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About Duncan Arizonian. [volume] (Duncan, Greenlee County, Ariz.) 1908-1915
Duncan, Greenlee County, Ariz. (1908-1915)
- Duncan Arizonian. [volume] : (Duncan, Greenlee County, Ariz.) 1908-1915
- Place of publication:
- Duncan, Greenlee County, Ariz.
- Geographic coverage:
- L.F. Vaughn
- Dates of publication:
- Began in 1908; ceased in 1915.
- Arizona--Greenlee County.--fast--(OCoLC)fst01212051
- Duncan (Ariz.)--Newspapers.
- Greenlee County (Ariz.)--Newspapers.
- Archived issues are available in digital format from the Library of Congress Chronicling America online collection.
- Description based on: Third year, 41st week (Apr. 5, 1911).
- sn 95060762
- Succeeding Titles:
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- First Issue Last Issue
Loren F. Vaughn and L.B. Stephens founded the Duncan Arizonian in 1908. The weekly newspaper covered the happenings around Duncan, Arizona, in the Gila River Valley a few miles from the Arizona-New Mexico border, as well as the surrounding Graham and Greenlee counties and throughout the state of Arizona and southwestern New Mexico. The first issue was "an eight-page, four-column weekly, well filled with local news and neat in appearance, and is a credit to the community," according to the July 5, 1908 issue of the Tombstone Epitaph. In October 1908, the newspaper plant was destroyed by fire and temporarily ceased publication. The shorter, four-page paper reappeared a few weeks later, solely edited and published by Vaughn.
Vaughn was a prominent figure in the community, later opening a law practice in Phoenix and holding various political offices. Vaughn's political focus was echoed in the paper, which included a directory of government officials at the national, state, and local levels. The newspaper was clear about its political leanings, and its editorial opinions advocated for the Democratic Party. During part of its publication, the Arizonian's front page included the heading "County's Pioneer Democrat Paper." It featured advertisements specifically tailored to Democrats, such as one in 1911 that asserted, "If you are a Democrat you need this," referring to the Democratic Party's National Monthly magazine. A bundled subscription price of $2.00 was offered for the two publications. The newspaper criticized other Democratic papers for not supporting Democratic policies, such as when the Arizonian criticized the Arizona Democrat in 1911 for opposing the Democratic constitutional convention's work "by making a donkey of its editorials in opposing the ratification of that document."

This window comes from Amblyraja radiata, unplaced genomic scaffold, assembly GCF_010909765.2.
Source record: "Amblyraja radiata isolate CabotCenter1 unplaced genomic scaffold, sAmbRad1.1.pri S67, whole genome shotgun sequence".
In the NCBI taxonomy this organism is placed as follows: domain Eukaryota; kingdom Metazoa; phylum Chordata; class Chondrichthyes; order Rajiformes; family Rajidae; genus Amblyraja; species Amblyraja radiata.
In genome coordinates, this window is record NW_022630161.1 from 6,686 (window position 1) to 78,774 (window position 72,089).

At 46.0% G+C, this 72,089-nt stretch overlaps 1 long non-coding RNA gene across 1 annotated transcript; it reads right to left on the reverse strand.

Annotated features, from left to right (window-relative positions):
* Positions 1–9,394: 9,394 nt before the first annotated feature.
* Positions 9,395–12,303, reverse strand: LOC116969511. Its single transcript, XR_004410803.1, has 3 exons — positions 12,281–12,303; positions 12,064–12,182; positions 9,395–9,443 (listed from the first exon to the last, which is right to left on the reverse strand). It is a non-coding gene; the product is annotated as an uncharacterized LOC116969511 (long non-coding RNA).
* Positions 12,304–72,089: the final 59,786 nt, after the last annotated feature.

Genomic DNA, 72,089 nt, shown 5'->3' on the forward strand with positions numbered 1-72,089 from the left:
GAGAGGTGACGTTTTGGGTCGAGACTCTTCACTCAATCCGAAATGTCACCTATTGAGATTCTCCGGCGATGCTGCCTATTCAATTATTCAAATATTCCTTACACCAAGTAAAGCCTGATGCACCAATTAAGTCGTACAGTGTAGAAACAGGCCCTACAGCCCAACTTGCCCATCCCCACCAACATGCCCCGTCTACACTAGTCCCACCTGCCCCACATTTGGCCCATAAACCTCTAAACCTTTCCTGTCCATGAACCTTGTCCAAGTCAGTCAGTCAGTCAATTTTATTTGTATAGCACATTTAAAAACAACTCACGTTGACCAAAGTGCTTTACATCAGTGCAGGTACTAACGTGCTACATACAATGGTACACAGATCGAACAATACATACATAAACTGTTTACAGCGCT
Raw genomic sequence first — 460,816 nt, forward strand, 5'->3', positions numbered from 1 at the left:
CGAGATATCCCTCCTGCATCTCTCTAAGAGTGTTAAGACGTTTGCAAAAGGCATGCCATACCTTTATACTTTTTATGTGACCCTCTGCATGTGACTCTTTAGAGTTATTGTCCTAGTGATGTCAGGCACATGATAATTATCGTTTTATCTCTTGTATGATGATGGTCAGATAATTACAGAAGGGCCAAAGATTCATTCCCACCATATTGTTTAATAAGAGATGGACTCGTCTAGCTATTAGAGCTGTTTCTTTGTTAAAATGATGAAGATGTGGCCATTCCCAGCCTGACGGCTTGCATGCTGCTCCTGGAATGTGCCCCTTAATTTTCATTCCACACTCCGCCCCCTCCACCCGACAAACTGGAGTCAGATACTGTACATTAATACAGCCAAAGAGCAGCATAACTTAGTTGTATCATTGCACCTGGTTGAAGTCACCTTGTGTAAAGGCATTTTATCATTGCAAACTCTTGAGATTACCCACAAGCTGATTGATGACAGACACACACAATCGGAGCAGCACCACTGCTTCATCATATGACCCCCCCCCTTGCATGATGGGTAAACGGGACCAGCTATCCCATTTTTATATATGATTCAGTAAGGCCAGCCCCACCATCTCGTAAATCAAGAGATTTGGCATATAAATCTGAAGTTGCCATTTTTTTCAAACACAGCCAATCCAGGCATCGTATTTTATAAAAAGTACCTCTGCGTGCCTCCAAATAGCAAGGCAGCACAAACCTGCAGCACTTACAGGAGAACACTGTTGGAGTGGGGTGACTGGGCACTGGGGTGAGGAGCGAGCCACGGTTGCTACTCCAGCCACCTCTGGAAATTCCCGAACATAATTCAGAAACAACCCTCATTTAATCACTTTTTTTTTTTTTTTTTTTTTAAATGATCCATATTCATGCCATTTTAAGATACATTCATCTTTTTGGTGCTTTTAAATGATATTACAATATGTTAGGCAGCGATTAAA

The Arizonian included community news, the comings and goings of town residents in a "Local and Personal" column, and a church directory. It also covered statewide news, such as the process of Arizona growing from a territory to a state. The paper included snippets of poems, jokes, riddles and quirky facts in between the longer news stories and features in its pages. In its March 6, 1912, issue, the Arizonian adopted the motto "Duncan, the Gate-way to the Gold Fields," in reference to nearby mining. In the same issue, the paper reprinted a story from the El Paso Morning Times, which declared that the "gold district near Duncan is a wonderland."
Vaughn continued to own the Arizonian after leaving as editor. The newspaper faced some difficulty in finding a new editor, as noted in a column in the August 6, 1913 issue, which was reprinted in other newspapers: "There is a good opening in Duncan for a live, energetic, practical, sober printer, with a little horse sense, to conduct the Duncan Arizonian." The paper had four different managers and editors from October 1912 to November 1913, and by 1914, the Duncan Arizonian was consolidated with the Clifton, Arizona, Mining Journal.